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An excerpt from www.HouseOfNames.com archives copyright 2000 - 2016


The Anglo-Saxon name Newstead comes from when the family resided near a yew tree. Newstead is a local surname, which belongs to the category of hereditary surnames. In this case, the surname Newstead comes from the Old English phrase, atten ew, which means, at the yew tree. The surname Newstead may also derive from the Old English word newe, which means new. This may have been a name given to newcomers to an area, and as such, it would have been a nickname surname.

Newstead Early Origins



The surname Newstead was first found in Cambridgeshire. Castle Newe was a mansion house, situated in Aberdeenshire, built in 1831 by Archibald Simpson. Newe House, a manor house in the village of Pakenham, Suffolk remains today as it was built in 1622 by Sir Robert Bright. Neither of these edifices have any relation to the surname.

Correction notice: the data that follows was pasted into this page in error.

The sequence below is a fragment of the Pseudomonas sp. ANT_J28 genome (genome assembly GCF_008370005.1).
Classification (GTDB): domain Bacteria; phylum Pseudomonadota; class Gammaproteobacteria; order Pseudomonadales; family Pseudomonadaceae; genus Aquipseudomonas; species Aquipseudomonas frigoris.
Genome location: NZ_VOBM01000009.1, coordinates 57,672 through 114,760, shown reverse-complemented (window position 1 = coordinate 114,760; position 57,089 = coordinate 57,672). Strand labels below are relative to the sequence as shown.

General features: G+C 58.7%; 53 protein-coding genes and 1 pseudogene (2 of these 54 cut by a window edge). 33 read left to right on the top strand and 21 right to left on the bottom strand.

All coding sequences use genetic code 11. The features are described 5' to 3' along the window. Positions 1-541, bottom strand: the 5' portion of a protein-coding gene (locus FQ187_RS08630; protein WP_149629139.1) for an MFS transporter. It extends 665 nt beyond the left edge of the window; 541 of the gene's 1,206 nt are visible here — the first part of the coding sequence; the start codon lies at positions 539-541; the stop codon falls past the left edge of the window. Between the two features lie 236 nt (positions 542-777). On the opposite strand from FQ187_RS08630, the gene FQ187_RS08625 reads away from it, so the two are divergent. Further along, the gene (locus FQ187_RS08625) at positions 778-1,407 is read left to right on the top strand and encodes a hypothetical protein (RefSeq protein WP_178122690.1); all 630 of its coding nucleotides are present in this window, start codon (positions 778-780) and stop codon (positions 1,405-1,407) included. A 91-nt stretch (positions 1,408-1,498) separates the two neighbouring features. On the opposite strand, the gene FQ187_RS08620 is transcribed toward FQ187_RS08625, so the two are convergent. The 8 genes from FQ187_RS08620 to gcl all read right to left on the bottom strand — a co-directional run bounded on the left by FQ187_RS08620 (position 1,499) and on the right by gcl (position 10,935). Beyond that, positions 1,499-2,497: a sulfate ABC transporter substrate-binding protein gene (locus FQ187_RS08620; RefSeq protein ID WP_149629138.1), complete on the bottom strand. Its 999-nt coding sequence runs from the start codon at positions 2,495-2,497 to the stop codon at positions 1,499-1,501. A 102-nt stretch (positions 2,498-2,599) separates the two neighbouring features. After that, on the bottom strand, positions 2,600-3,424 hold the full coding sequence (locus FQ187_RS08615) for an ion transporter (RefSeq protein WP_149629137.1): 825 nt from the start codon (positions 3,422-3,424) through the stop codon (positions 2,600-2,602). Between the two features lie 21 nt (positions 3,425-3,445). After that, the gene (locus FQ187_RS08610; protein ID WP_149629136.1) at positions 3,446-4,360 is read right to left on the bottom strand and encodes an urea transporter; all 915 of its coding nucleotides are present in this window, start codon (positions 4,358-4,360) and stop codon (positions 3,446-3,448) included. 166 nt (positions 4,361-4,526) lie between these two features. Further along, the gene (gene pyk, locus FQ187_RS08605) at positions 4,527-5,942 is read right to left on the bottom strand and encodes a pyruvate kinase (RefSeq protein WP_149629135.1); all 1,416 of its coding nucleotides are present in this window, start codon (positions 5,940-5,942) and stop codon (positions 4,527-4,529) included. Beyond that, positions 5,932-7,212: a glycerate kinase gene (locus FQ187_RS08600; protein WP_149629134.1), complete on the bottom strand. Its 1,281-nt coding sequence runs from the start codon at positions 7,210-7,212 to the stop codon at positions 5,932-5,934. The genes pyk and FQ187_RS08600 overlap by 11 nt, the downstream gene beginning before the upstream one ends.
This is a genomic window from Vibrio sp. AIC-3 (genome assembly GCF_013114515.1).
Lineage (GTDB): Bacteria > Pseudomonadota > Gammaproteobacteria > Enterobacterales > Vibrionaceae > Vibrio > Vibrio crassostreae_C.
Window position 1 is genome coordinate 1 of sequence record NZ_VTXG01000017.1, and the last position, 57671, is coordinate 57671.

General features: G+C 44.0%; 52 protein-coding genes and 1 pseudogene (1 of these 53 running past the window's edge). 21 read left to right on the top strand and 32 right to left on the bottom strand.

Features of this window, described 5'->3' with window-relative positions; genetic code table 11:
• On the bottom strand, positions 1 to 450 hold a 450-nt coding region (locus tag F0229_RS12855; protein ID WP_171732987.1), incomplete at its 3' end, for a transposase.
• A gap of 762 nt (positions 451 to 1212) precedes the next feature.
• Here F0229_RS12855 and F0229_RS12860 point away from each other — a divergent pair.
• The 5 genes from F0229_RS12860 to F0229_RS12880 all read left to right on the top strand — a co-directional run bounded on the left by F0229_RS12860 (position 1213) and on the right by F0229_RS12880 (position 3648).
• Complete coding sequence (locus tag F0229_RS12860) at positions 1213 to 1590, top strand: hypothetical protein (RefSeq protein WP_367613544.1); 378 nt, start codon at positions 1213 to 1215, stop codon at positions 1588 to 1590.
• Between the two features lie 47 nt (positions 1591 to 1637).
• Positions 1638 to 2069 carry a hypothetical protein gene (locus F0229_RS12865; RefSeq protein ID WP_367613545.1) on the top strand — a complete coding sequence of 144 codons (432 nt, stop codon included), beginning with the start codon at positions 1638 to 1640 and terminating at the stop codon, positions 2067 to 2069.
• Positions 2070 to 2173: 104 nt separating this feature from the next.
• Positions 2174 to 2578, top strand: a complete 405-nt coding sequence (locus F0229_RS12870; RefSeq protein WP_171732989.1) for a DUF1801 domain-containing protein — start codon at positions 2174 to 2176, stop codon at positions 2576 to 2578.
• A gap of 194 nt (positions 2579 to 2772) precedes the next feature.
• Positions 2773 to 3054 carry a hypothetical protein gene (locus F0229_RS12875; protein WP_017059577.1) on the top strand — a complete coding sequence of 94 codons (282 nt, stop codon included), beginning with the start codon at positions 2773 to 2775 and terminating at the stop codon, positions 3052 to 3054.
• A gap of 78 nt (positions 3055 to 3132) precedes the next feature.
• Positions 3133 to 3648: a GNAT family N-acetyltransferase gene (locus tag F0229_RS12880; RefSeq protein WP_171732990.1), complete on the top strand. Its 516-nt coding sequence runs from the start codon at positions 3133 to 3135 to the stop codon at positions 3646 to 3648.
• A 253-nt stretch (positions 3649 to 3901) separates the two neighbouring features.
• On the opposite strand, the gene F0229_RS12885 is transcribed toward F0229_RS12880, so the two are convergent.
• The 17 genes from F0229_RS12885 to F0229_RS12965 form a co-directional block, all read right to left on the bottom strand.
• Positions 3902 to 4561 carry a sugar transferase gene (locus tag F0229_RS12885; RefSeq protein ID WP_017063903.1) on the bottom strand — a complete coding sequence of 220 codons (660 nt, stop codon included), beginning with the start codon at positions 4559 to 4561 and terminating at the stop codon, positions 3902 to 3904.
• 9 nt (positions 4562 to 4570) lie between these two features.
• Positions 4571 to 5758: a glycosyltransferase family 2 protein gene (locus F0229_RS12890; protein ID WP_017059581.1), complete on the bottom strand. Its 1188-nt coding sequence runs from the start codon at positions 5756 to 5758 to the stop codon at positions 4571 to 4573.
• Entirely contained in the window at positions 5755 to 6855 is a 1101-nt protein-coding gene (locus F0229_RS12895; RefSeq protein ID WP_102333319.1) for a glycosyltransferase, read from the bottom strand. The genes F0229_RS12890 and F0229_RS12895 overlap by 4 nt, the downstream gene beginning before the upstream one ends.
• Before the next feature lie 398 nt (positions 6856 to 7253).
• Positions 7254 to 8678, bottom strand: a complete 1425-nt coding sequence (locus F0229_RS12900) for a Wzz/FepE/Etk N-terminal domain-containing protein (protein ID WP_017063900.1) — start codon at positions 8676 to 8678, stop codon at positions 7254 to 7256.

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Newstead Spelling Variations


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Newstead Spelling Variations



The English language only became standardized in the last few centuries; therefore, spelling variations are common among early Anglo-Saxon names. As the form of the English language changed, even the spelling of literate people's names evolved. Newstead has been recorded under many different variations, including Newe, New, News, Newes, Nuce and others.

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Newstead Early History


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Newstead Early History



This web page shows only a small excerpt of our Newstead research. Another 175 words (12 lines of text) covering the years 1234, 1273, and 1886 are included under the topic Early Newstead History in all our PDF Extended History products and printed products wherever possible.

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Newstead Early Notables (pre 1700)


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Newstead Early Notables (pre 1700)



More information is included under the topic Early Newstead Notables in all our PDF Extended History products and printed products wherever possible.